Book on psychology: Jung: a graphic guide DONE
    Book on language: Troublesome Words by Bill Bryson DONE
    Book of poetry: El Amor y los Ángeles by Rafael Alberti DONE

    "Strange Destinies" by Guillermo Rubio Arias-Paz, translated from the Spanish and out now on Amazon and the Endless Bookcase.

    Goodreads

  20. #70
    Write. Write. Writey Write Write. mrsmig's Avatar
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    Finished The Door. I liked it well enough, but got a little impatient with it toward the end. My mom sent me a new book for my birthday so I'm substituting that for my previous (unreadable) Book Chosen By a Loved One.

    Book published this year: Here I Am, Jonathan Safran Foer
    Book I can finish in a day: Orphan Train, Christina Baker Kline DONE
    Book I've been meaning to read: The Door, Magda Szabo DONE
    Book recommended by local librarian or bookseller: Strangers Drowning: Grappling with Impossible Idealism, Drastic Choices, and the Overpowering Urge to Help, Larissa MacFarquar DONE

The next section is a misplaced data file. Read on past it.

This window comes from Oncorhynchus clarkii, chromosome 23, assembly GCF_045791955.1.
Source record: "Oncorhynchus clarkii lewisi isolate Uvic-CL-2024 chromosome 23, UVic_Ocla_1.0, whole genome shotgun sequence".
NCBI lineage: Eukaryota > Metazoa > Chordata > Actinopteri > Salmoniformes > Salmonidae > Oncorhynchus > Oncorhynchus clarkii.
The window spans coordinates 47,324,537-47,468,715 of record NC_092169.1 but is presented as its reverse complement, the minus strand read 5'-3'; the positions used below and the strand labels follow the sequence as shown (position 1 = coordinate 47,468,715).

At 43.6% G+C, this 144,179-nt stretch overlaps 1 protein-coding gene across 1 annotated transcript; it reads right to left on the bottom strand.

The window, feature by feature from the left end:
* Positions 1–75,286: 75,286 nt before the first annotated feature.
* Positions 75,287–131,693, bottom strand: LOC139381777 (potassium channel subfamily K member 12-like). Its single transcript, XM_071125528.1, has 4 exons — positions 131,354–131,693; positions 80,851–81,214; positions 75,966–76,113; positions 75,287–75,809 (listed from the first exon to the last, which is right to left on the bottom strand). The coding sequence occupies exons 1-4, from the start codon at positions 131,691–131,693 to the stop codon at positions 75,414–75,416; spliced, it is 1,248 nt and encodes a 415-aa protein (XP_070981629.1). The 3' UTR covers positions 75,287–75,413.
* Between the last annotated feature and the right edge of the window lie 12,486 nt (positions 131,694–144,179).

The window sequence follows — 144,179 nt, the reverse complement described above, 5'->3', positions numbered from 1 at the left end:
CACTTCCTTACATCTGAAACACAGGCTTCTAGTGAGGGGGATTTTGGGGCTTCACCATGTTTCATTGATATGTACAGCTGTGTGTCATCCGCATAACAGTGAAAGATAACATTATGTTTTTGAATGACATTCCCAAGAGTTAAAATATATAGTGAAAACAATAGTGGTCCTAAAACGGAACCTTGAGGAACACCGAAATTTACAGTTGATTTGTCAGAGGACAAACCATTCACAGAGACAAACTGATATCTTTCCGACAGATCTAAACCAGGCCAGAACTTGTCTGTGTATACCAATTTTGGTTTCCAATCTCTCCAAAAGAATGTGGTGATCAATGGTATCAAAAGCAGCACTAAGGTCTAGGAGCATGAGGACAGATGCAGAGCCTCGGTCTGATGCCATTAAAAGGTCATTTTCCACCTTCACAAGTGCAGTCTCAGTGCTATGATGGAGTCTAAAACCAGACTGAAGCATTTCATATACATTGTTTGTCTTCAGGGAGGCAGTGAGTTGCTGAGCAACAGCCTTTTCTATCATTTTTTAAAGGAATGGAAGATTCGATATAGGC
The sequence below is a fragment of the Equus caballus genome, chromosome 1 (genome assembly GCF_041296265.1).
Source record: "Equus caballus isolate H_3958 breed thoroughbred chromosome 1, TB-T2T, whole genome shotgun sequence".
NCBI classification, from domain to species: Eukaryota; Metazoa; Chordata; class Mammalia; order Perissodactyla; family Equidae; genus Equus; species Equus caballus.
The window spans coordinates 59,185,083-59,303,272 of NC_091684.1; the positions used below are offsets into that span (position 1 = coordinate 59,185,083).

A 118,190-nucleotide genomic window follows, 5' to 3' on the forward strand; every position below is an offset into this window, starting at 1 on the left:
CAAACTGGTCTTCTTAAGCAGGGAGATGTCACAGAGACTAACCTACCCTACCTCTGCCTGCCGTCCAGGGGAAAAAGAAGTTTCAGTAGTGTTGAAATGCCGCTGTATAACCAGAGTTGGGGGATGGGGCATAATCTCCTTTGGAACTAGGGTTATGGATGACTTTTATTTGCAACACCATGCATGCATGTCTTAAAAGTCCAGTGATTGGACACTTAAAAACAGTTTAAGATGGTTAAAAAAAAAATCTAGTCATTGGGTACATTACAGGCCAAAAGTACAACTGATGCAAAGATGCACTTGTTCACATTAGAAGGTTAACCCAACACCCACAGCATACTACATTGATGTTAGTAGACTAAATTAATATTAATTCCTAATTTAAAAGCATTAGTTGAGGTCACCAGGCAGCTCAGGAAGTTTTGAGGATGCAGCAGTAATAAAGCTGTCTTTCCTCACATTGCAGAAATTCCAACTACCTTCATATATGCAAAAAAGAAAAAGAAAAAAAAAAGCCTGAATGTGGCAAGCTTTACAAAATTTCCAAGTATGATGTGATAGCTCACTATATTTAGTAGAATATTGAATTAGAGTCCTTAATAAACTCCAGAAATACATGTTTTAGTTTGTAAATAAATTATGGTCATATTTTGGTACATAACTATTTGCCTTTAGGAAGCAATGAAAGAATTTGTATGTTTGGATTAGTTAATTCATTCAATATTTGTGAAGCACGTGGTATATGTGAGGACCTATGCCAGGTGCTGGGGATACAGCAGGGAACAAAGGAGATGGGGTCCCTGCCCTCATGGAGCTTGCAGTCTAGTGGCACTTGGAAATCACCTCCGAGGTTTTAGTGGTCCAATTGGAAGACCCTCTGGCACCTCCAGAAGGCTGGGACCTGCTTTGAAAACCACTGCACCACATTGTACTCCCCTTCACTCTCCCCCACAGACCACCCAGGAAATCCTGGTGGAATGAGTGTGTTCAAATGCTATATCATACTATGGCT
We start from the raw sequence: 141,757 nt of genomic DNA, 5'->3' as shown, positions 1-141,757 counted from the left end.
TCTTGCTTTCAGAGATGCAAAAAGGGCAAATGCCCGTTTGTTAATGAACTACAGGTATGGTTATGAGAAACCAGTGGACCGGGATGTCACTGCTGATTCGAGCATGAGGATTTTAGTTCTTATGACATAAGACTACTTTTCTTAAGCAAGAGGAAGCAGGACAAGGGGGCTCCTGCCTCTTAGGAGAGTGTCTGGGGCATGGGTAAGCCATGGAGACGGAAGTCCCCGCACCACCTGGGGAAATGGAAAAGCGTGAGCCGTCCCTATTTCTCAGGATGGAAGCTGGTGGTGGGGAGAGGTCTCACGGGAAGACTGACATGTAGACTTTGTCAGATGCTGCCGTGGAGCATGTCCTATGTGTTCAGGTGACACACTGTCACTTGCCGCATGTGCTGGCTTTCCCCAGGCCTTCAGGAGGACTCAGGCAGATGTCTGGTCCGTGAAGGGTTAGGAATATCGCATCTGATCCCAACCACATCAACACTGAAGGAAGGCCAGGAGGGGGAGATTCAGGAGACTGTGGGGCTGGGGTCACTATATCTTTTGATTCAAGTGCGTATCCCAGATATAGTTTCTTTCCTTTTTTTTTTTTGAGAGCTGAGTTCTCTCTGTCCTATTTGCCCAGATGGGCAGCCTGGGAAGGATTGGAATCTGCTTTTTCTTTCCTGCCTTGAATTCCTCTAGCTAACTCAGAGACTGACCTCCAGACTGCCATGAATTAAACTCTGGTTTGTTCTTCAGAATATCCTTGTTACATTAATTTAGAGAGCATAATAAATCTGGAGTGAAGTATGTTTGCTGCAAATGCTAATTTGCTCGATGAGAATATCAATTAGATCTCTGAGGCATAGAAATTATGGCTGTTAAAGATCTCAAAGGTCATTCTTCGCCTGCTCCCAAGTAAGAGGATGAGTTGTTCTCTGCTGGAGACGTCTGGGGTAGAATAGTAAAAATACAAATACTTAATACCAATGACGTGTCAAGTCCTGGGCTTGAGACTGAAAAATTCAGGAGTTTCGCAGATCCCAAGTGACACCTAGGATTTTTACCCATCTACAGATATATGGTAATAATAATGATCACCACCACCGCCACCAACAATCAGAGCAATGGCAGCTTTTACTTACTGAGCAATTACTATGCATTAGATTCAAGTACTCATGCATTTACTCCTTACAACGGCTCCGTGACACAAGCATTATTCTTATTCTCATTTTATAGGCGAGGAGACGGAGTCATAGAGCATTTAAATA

Book I should have read in school: Animal Farm, George Orwell DONE
    Book chosen for me by a loved one: Selkirk's Island, Diana Souhami
    Book banned at some point: Holes, Louis Sachar DONE
    Book I previously abandoned: The Path Between the Seas, David McCullough
    Book I own but have never read: Billy Bathgate, E.L. Doctorow DONE
    Book that intimidates me: The Pillars of the Earth, Ken Follett DONE
    Book I've read already at least once: Harpo Speaks, Harpo Marx DONE
    Last edited by mrsmig; 06-08-2016 at 06:36 PM.
    KINGLET: Coming in August 2017 from Fiery Seas Publishing!
    FISKUR: Releasing November 2017 from Fiery Seas!



    My Website:
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    And the occasional Tweet.





  21. #71
    Likes metaphors mixed, not stirred Chris P's Avatar
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    Great work everyone! Sorry for not checking in more frequently.

    I'm closing in on the end of Beloved. Honestly, I've found it a very confusing read and i would be totally lost if I hadn't read through the Wikipedia article on it. Some great writing, and a compelling story, I've just had a lot of trouble following it.
    Join any time! Take the 2017 AW Reading Challenge. Pick 12 books from a list of topics and read/discuss with us throughout the year.

  22. #72
    Likes metaphors mixed, not stirred Chris P's Avatar
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    Book published this year: The Caine Prize for African Fiction anthology, due out in July It's coming! Can't wait
    Book I can finish in a day: Max's Revenge by Sally Gould DONE